Step 1: Selecting the statement to check
Remember that not all statements are created equal. Here are some quantifiable criteria to help establish a hierarchy of the most important facts to check:
- What statements are causing the most buzz in the community?
- What has gone viral on social media (Twitter, Facebook, LinkedIn, YouTube, etc.)?
- What are our readers reading/commenting on? What are our readers’ favourite topics, generally?
- How often are the statements being repeated (on TV & online etc.)?
- Can the statement be proven or well-supported by facts? Or is the statement a prediction or otherwise subjective? (Those fact checks can be difficult to write and less helpful to readers, though don’t rule out these statements if they meet other criteria.)
- Does the statement contain many numbers and statistics about one particular topic? Statistics can be manipulated to support a partisan message; checking those numbers is a valuable service to our readers.
Writers can and should investigate a wide variety of potential content sources to find and assess statements to check. These include:
- TV/radio ads
- Internet ads
- TV/radio talk shows
- Internet talk shows and blogs
- Web sites
- YouTube videos
- Social media posts
Because of the growth in communication methods, there’s a concurrent increase in the number of potential statements to check. But limit each fact check to only one statement or a set of statements that are clearly related; otherwise, the fact check can become confusing and unwieldy.
Another point to remember: Although we are not keeping a “scorecard” on the number of fact checks produced about one team or another, we must be aware of that balance. If you find that too many fact checks investigate one particular person or party, writers should re-examine how those statements are being selected and make sure the process is sensible and defensible.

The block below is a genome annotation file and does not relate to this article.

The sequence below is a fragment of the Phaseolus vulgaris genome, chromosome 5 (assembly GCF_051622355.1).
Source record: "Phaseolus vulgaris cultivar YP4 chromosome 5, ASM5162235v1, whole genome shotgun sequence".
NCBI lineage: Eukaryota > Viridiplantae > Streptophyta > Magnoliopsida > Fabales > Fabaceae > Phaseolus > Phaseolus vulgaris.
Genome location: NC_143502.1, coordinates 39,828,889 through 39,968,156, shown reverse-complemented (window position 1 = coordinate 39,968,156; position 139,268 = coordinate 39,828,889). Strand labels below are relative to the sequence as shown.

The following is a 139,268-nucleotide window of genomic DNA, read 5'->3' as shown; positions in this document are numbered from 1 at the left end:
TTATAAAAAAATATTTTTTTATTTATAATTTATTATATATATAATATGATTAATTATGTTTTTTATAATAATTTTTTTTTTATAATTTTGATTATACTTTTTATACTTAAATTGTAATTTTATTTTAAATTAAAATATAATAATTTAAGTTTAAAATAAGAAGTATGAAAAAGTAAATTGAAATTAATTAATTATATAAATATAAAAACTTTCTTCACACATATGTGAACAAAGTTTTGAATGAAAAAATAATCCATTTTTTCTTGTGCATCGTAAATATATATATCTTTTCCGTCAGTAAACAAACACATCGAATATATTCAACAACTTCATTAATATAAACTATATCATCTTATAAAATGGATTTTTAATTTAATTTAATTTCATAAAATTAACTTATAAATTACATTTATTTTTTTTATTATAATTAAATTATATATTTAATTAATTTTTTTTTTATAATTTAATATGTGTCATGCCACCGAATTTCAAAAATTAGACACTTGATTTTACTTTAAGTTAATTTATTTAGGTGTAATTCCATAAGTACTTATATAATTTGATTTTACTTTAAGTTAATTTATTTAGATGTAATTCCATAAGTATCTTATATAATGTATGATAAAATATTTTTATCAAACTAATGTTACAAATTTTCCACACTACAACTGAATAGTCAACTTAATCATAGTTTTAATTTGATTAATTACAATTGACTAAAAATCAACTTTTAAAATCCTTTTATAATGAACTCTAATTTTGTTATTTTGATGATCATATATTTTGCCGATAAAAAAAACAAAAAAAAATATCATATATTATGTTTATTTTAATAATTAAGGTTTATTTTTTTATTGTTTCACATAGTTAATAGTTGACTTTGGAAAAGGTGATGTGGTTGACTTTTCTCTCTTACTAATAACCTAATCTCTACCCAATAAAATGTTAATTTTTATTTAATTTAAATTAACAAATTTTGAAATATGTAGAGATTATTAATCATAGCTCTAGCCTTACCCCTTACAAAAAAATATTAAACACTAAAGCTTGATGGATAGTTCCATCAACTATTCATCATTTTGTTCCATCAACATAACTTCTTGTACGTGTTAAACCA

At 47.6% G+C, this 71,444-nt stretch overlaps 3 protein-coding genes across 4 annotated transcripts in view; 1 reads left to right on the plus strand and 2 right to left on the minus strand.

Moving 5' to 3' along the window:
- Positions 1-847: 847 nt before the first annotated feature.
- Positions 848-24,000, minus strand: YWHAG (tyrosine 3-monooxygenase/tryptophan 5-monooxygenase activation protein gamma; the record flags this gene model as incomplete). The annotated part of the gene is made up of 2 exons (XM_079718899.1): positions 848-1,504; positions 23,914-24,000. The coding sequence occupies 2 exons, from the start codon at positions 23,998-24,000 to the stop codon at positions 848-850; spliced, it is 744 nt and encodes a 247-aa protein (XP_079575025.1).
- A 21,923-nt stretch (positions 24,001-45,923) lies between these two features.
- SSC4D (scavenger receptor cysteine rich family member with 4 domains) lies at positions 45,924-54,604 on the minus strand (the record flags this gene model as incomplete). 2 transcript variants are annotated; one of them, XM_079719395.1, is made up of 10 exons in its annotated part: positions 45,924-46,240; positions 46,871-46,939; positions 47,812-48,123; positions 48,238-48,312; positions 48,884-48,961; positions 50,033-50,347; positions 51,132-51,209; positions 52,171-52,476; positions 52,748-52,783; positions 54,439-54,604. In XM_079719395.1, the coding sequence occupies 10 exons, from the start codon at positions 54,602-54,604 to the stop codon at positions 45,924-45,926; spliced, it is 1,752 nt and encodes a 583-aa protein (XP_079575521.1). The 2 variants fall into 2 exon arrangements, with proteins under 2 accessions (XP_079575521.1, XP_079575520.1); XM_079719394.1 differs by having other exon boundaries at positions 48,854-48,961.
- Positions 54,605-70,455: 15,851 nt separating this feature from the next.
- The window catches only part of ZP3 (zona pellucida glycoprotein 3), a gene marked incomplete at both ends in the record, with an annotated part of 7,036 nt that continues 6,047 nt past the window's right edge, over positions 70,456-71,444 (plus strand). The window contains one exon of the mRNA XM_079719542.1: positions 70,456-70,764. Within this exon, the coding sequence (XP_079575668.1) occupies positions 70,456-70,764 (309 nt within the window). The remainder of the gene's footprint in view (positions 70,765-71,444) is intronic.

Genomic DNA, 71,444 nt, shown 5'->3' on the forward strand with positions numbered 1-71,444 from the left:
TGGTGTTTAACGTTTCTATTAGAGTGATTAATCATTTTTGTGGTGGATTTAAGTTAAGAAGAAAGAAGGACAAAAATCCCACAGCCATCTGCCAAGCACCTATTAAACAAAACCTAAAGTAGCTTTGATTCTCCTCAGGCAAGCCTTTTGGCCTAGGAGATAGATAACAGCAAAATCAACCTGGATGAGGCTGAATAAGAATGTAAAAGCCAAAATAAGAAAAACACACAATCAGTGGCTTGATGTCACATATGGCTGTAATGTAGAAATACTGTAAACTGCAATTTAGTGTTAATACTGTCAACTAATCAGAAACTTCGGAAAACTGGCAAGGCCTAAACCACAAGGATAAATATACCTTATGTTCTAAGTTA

Step 2: Researching and writing the fact check
A designated writer and editor must be assigned to each fact check at the beginning of the process. The management must approve the statement to be fact-checked.
When examining the statement to be checked, look for these common red flags:
- Deceptive dramatisation. Watch for accurate words combined with misleading images.
- Strong visuals, attempts at humour, music, etc., are a method of encouraging readers/viewers to uncritically absorb bad information.
- Guilt by association.
- Misappropriating news stories. Similar to movie ads that pull only positive words from critical reviews.
- “Misplaced referent.” Overuse of “we” “you” and “they” can be used to take words out of context.
- Out-of-context examples and references.
- “Visual vilification.” Using unattractive or photoshopped images to make someone seem unappealing.
- Deception by omission: What is NOT being said?
- Biased sources – While information from the source may appear correct, what about the source itself? Is it partisan, biased, projecting its own ideology?
- Cherry-picking data. Selectively uses data to make a candidate look good or the opponent looks bad.
- Invented/inflammatory words or phrases– Watch for labels that are crafted to influence public opinion and mislead readers.
- Outdated evidence. Uses old studies or statistics that are now irrelevant or no longer true.
- Absolutes and superlatives. Descriptors such as “worst,” “best,” “highest,” “lowest” and so on should be considered red-flag words. Often these statements are incorrect and are relatively easy to fact check.
When you have selected a statement, the first point of call should be to the person or party responsible for making the statement. Here is the checklist for proceeding with your fact check.
- First using e-mail, contact the person responsible for making the statement and the target, if applicable. If they don’t answer, then call. Even if you’re not ready with questions, let them know that you’re doing a fact check, and ask them for the precise source of their statement. (Check their sources but remember you are looking for the ORIGINAL source of the statement. For example, you don’t want a story about the fact; you want the fact itself.)
- Work on obtaining facts and expert sources. Check archives, google search, online or actual books. Check social media for sources, debates, discussion, image debunking, or tweets/Facebook posts to illustrate your fact check (if that’s included in your format.) Seek help from the research staff when you need it.
- Contact experts — pro, con, and neutral — using the list you compiled in #2.